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Epiretinal Membrane

Epiretinal membrane is a thin layer of fibrous tissue on the retinal surface that distorts and blurs central vision.

What is epiretinal membrane?

The retina is the thin layer of light sensitive cells that line the inner surface of the back of your eye like a film in a camera onto which images are focused.  The macula is the very important small central area of the retina 1.5mm across that is responsible for central vision and seeing fine details.

Sometimes a thin layer of fibrous ‘scar’ tissue develops over the surface of the macula, which thickens and puckers, resulting in distortion and blurred vision.

What are the symptoms of epiretinal membrane?

Symptoms are painless and typically happen gradually over time.  You may notice:

  • Blurring and distortion of central vision (wavy/crooked)
  • Wanting to close the affected ‘bad’ eye when using both eyes together

What causes epiretinal membrane?

Epiretinal membranes usually occur after the vitreous jelly within the cavity of the eye separates from the retina over time, usually after the age of 50.  Sometimes previous inflammation within the eye, previous intraocular surgery, laser treatment, diabetic eye disease or retinal vein occlusions may lead to the development of an epiretinal membrane later.

How is epiretinal membrane diagnosed?

After dilating your pupils with eyedrops in order to obtain a view of the back of your eye, an ophthalmologist will closely examine your retina with a slit-lamp microscope in clinic.

They will also perform an OCT (optical coherence tomography) scan, which takes a high-resolution 3-dimensional cross-sectional image of the retina to determine the extent of the epiretinal membrane.

How is epiretinal membrane treated?

If the symptoms are enough to be hampering your vision and quality of life then you may be offered elective surgical treatment of the epiretinal membrane.  The operation is a day-case procedure called a vitrectomy. A Consultant VitreoRetinal surgeon uses microscopic keyhole techniques to remove the vitreous gel within the eye and can be done with the patient awake or asleep.  The epiretinal membrane is then delicately peeled away from the retinal surface with a fine pair of micro-forceps.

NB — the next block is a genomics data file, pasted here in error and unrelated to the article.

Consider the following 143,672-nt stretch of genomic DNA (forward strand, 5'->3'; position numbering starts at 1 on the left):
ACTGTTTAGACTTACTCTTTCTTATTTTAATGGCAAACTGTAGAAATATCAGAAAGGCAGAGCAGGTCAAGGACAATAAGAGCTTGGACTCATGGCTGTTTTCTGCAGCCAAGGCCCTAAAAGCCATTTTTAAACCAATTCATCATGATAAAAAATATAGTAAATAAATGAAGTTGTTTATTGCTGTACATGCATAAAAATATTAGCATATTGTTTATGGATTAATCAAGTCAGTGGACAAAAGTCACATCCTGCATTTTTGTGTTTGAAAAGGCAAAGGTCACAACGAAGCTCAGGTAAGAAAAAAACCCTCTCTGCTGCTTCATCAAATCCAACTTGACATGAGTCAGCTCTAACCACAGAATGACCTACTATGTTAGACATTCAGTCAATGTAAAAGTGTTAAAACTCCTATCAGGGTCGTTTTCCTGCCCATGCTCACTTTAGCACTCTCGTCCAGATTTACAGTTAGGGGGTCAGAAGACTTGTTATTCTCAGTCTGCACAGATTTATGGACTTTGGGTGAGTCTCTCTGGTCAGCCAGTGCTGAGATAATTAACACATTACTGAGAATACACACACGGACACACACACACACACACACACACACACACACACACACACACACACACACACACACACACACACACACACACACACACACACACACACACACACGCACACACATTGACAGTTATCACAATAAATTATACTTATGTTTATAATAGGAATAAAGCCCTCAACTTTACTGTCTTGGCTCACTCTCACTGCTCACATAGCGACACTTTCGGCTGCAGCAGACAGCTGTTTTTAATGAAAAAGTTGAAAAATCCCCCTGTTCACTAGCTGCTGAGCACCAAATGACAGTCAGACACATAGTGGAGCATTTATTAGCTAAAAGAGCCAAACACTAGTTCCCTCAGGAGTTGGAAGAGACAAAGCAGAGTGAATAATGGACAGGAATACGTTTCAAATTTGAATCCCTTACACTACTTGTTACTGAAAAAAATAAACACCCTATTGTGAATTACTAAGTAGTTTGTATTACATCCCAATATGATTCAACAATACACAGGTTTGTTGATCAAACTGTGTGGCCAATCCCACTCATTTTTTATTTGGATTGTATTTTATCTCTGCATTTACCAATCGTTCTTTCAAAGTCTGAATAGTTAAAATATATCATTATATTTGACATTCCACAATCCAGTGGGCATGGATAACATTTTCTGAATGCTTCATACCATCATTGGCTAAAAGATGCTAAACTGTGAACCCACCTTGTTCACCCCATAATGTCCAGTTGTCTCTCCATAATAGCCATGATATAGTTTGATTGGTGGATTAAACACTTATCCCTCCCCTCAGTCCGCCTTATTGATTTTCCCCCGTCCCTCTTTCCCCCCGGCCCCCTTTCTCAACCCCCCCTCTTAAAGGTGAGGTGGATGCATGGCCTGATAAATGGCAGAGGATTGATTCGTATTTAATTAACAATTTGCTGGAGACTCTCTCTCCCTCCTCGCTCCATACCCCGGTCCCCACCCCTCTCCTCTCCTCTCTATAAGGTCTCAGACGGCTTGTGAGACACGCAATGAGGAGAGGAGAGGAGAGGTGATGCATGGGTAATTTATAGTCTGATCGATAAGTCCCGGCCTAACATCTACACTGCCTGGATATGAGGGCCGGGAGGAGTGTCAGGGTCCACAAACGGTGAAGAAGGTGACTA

Sometimes epiretinal membrane surgery is combined with cataract surgery at the same time and your ophthalmologist will be best placed to advise the optimal surgical option for your individual case.

If you’re unsure what treatment you should go for, or the above treatments don’t work for you, our team of expert specialists are here to help.

 

This content has been checked and approved by

Mr Jason Ho  ›

Mr Jason Ho is a consultant ophthalmologist and vitreoretinal surgeon at King Edward VII’s Hospital, with subspecialty interests in medical retina and vitreoretinal surgery.

Find your specialist in epiretinal membrane at King Edward VII's Hospital

If you suspect you have epiretinal membrane and you’re seeking an expert opinion, you can find the UK’s leading ophthalmic specialists here at King Edward VII’s Hospital. Our consultants are hand-picked for you, making it easy to access the best possible care.

Mr Jason Ho  ›
Special interests include:
Cataract surgery (+ 1) more
Professor James Bainbridge  ›
Special interests include:
Gene therapy (+ 7) more
Mr Danny Mitry  ›
Special interests include:
Cataract (+ 6) more
Professor Michel Michaelides  ›
Special interests include:
Retinal disease (+ 3) more
Mr Saruban Pasu  ›
Special interests include:
Retinal laser (+ 4) more
Mrs Veronica Ferguson  ›
Special interests include:
Cataract surgery (+ 5) more

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